eFlow Nitro vs 2014 Zuma


Active Member
I have been riding a lot of bikes. I like the Pedego City Commuter, but it is just too tall for me. It appears that the new Currie Zuma while not a city bike, will be a good option for island travel. But I have come across the eFlow Nitro which changes only a little for 2014 in the 2013 version on sale for $3,500 which is just $700 more than the Zuma.

The eFlow has so many features and the best of everything including hydraulic brakes, nice computer, intelligent pedelec plus TAG. I know the seating position is more forward, but wonder what you think of this option vs the Zuma.


Staff member
Hi Ralph! The eFlow bikes are pretty cool and I like that they have both a high end and less expensive lower end model called the Flight for $3,000 vs. $3,500 (I actually just had to update the review because I had the price set wrong). Did you get to check out the Flight? It has fewer gears and no neck shock but is otherwise very similar in terms of throttle and pedal assist modes, multiple frame sizes and high step and low step options. It's nice that those bikes have hydraulic disc brakes but less important for road riding, also the bikes are ~50lbs which surprised me because the Zuma is only three pounds more.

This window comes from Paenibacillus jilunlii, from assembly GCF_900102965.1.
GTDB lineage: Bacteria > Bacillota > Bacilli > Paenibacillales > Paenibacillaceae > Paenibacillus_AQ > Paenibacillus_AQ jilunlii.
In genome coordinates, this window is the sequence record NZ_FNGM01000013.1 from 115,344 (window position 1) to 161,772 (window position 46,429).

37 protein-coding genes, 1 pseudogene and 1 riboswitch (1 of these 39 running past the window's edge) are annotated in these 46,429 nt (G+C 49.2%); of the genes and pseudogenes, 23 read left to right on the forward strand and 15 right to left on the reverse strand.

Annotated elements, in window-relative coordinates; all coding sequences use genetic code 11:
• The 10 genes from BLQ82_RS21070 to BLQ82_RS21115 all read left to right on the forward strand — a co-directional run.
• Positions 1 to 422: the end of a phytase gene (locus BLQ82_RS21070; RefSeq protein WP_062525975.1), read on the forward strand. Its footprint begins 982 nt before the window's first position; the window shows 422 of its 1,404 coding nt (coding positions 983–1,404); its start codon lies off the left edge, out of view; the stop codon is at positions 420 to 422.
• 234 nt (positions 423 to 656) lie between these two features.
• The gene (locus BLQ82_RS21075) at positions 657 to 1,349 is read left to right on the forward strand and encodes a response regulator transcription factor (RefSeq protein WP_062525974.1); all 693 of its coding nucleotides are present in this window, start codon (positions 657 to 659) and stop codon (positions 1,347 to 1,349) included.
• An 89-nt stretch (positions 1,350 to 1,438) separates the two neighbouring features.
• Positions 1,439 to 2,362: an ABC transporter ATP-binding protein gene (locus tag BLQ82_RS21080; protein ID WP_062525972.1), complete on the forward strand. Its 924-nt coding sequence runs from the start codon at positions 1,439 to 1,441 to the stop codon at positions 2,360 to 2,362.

I'll be honest with you, I prefer the Zuma in terms of ride quality due to the seat, balloon tires and handle bars. The large diameter wheels on the eFlow bikes are smooth and great for roads (not sure what it's like on the island for you?). One thing that bugs me, I feel like the LCD control unit on the eFlow bikes is large and clunky. It requires its own batteries (watch style circular batteries) and other high end ~$3K ebikes with displays (that are also removable) are usually powered by the main battery pack which is just more efficient and way less wasteful. Batteries are no fun... I also am just not the hugest fan of the seat post battery design that eFlow uses. Personal preference here, I just think it gets scratched up and keeps weight higher than I'd like, certainly higher than the Zuma.

I really enjoyed riding the Nitro and Flight but would be more excited about paying $700+ less for a bike that's got a relaxed position and feels more refined. Open to any thoughts you've got on this, again, just my opinions here and the torque sensing assist on the eFlows does feel good, it's just more of a road style pedaling type of bike and I have a sensitive back and neck... and sense of style I guess ;)


Active Member
Court, I tend to agree with you for most of the same reasons you point out that the Zuma is the better choice for me. I think it just became a no brainer though. The 2014 Zuma was just priced at $2400 vs 2013 $3500 sale priced Nitro or Flight or 2014 $4000 Nitro. Combine that with a lean forward seating position on the Nitro and the more cushy ride on the Zuma and I think I am there. The lower center of gravity on the Zuma is likely a better balance. Just have to ride one to be sure it fits.